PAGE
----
It was in this environment of difficult, sacrificial, painful choices and imprisonment that Paul wrote to his Philippian brothers, urging them to sacrifice themselves for one another, writing that his own life was nothing apart from Christ, even noting his suffering and many sacrifices to get to where he was. Isn’t that an interesting notion? I’ve sacrificed a lot to get to prison where I can suffer and be mistreated for the sake of Jesus, and possibly cause you more suffering.
In the midst of all of this, when Paul knew that great suffering awaited him still, then and only then does Paul refer to the “peace that surpasses understanding.” In fact, Paul went on in the same chapter to describe how to attain that peace: “What you have learned and received and heard and seen in me, practice these things and the God of peace shall be with you” (4:9). What example did Paul set for his Philippian brothers? He was an example of a man who lived godly as he embraced suffering and imprisonment with both arms for the sake of the Church and the sake of Christ. It was in that context that Paul wrote about peace – a context where Paul intentionally chose to intentionally suffer though he could have if he wanted, intentionally avoided it. By chance, do you see a pattern here?
In this context what do we learn from Paul’s admonition of peace? It is that “peace that passes understanding” isn’t something that is given to make decisions. Where will I live, where will I go to school, what will be my job, who will I marry, etc? Paul didn’t even use the peace barometer to make decisions about the persecution of the church. He used conviction.
Feeling good or bad about decisions is not abnormal, and does not require Paul’s “peace that passes understanding.” The peace that Paul refers to is supernatural because extreme circumstance require extreme conviction, and sometimes extreme encouragement. Feeling good or non-conflicted is not peace in the biblical sense. Peace in the biblical sense is that jaw-dropping, “how does he do that” sense of security and firm conviction in the face of absolutely overwhelming odds and opposition where no sense of sense makes sense to accept it. It is what the Apostle Peter had when he walked calmly to his own execution and begged to be crucified upside down because he felt unworthy of his Lord. It is what the early martyrs experienced when they smiled at the flames alight under their feat as the kindling began searing their flesh. It is what Paul experienced after he resolutely, firmly, and purposefully with deep conviction set his face to go toward imprisonment and suffering and embraced it at every step of his journey until the butcher’s axe severed his head from his neck. It is not to stand when the world demands you sit. It is the conviction to stand when the world cuts off your legs and greases the floor—and your conviction persuades others to stand with you. THAT is the kind of peace the Bible promises.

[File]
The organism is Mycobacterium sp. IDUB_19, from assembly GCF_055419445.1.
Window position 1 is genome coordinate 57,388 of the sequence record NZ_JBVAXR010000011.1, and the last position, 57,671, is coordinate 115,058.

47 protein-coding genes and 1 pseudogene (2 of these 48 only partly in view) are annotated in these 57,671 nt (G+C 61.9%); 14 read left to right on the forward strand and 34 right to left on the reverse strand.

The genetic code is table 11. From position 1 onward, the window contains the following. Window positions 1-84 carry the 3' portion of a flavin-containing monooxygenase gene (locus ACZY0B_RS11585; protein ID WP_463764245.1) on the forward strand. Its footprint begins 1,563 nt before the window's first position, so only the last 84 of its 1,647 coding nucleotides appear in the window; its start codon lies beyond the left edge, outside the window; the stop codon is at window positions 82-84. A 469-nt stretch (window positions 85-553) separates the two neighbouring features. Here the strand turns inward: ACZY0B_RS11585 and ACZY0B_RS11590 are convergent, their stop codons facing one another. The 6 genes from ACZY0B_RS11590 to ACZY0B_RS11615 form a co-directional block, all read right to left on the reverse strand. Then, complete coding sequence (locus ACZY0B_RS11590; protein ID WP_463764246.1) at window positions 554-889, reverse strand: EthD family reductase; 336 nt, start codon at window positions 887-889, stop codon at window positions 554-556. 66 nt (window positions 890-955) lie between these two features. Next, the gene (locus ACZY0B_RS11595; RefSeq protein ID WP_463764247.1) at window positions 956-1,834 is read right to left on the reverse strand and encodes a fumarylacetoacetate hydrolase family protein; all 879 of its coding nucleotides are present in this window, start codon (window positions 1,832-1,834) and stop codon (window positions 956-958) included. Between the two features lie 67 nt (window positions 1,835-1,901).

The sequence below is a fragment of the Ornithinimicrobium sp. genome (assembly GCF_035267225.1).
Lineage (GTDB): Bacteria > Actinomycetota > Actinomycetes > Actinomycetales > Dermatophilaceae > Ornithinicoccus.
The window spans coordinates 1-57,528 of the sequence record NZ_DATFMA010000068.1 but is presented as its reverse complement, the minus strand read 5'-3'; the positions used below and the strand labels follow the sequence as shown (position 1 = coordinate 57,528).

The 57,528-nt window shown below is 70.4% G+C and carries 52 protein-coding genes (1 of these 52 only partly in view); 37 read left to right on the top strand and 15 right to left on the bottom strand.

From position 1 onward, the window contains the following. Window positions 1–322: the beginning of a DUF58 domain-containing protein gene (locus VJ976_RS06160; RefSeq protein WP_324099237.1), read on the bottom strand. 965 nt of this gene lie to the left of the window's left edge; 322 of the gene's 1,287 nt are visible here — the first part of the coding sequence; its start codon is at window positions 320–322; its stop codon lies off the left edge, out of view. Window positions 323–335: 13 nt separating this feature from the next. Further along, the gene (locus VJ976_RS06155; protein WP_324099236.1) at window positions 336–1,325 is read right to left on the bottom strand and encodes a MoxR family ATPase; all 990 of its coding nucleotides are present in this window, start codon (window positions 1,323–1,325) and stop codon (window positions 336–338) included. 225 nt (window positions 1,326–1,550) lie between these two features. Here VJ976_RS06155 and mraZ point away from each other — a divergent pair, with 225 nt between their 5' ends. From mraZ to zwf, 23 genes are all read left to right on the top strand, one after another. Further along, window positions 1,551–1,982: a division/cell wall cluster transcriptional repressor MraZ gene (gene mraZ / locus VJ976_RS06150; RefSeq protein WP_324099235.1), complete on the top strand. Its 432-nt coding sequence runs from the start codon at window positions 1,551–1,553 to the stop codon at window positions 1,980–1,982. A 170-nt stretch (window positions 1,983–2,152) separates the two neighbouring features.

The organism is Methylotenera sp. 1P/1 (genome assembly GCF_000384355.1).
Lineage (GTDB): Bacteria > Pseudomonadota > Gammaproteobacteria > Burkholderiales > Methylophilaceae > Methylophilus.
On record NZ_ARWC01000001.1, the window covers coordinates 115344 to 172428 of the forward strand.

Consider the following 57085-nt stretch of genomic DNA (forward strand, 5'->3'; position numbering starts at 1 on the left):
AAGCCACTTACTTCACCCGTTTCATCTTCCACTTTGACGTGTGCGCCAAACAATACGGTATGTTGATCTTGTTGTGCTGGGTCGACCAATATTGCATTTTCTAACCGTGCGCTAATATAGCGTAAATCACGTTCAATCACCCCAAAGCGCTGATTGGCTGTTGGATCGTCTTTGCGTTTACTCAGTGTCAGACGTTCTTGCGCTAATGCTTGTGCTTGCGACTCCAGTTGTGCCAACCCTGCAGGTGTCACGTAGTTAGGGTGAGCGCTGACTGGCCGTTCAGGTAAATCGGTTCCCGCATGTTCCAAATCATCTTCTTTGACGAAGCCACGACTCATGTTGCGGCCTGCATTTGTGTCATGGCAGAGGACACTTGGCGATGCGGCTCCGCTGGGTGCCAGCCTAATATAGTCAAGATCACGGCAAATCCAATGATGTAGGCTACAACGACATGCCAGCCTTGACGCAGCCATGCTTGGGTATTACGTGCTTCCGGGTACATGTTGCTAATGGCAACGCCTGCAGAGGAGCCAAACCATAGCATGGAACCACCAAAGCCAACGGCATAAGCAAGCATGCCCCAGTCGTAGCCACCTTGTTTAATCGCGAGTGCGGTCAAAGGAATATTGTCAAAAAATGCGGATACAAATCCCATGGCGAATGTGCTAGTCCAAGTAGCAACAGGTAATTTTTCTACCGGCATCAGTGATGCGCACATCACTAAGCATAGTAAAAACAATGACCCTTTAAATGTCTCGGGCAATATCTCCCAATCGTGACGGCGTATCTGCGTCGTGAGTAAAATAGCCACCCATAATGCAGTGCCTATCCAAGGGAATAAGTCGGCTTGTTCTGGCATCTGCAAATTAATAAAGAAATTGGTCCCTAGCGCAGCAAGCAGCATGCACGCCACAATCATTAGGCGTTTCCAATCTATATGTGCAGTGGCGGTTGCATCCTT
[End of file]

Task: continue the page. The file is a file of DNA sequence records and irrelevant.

Sometimes. Sometimes it’s a bit delayed.
The night before the Lord Jesus was lead away to be crucified he prayed in the Garden of Gethsemane asking the Father to, “remove this cup from me” (Luke 22:42). Yet at the same time his resolution was set, “not my will, but yours be done.” Did Jesus have “peace” at this momentous moment of decision – the decision to embrace the cross? Not in the slightest. Look at the following passages: “And there appeared to him an angel from Heaven, strengthening him (22:43). Rhetorical question: Why would Jesus need strengthening? Answer: Duh! Look at the following verse, even more revealing: “And being in agony he prayed even more earnestly” (22:44). Jesus’ stress was so great that it brought about hematohidrosis, causing blood vessels around sweat glands to burst so that he “sweat drops of blood” (22:44). Was this a Jesus “at peace” or was this a Jesus resolute in his decision regardless of his feelings? Clearly, the latter.
He was suffering great mental and emotional stress knowing what was to come. Yet remarkably he embraced the cross anyway. In stark, almost violent contrast Hebrews 12:2 paints the picture of Jesus’ kind of peace this way: “Who for the joy set before him endured the cross, despising its shame…” Jesus didn’t embrace the suffering of the cross because he “had peace about it.” He embraced the suffering of the cross for the peace it would bring us later.
When you make decisions about what course your life will take remember that “peace” is not designed to help us make decisions. If that were the case then all of our decisions would be designed to run from suffering like children. Rather, peace is the byproduct of decisions that are pleasing to God, regardless of suffering or joy. Yet also remember the suffering of the Lord Jesus who did not experience peace in the immediate aftermath of his decision. Instead he set himself resolutely to go to the cross because of his conviction and love for us. “Peace” had nothing to do with it except for the peace he was making between God and men.
Whom do you admire in the scriptures or in history the most? Chances are, like Jesus they are people who endured great suffering or turmoil, and either because of it and/or through it transformed the world around them.
And they didn’t always feel good about it.
In contrast to the worldview that runs from suffering, that makes it decisions through escapism, the scripture encourages times when we must embrace suffering, for out of it and through it great deeds are done, lives are transformed, and yes, even heroes are made. For there is nothing admirable about the man who embraces his personal peace at the expense of doing the right thing.